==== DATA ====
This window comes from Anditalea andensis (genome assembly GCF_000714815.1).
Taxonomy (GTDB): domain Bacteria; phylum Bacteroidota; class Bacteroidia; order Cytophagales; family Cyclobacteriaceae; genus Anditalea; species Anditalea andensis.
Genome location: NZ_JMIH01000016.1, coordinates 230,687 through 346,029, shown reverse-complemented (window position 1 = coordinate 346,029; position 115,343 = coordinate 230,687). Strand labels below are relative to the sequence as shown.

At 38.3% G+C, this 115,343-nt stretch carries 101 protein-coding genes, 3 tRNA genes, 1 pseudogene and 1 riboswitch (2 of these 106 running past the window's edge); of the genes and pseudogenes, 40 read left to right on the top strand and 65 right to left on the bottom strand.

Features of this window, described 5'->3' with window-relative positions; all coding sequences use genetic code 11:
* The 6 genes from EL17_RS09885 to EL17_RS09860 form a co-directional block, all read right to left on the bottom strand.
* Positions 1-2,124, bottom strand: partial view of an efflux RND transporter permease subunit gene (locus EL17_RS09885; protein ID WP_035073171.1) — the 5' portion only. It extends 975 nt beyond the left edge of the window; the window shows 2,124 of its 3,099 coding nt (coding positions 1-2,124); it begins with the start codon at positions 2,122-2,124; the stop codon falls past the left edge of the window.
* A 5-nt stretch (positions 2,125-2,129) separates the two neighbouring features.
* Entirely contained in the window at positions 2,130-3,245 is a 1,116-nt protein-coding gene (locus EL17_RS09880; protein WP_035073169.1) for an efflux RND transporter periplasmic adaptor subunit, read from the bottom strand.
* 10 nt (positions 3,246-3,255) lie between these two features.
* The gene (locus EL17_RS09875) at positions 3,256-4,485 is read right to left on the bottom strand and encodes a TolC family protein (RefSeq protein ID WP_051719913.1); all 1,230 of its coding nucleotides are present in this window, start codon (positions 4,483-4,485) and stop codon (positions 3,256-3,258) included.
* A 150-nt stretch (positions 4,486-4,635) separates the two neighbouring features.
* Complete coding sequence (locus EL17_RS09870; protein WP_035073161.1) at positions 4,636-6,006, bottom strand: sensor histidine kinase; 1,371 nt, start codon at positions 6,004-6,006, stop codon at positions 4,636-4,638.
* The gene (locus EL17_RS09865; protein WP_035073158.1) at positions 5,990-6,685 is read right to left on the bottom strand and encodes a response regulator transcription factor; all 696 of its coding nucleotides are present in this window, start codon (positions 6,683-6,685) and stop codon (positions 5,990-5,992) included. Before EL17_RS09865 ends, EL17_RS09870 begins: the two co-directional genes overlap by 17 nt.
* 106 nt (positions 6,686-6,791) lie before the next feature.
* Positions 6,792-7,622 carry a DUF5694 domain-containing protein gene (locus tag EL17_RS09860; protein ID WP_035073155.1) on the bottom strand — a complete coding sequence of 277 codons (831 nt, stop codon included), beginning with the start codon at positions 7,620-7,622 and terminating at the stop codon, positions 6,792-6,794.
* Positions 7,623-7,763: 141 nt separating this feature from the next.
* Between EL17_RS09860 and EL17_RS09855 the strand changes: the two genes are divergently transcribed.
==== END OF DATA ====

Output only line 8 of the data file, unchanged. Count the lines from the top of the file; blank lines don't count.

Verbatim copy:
* A 5-nt stretch (positions 2,125-2,129) separates the two neighbouring features.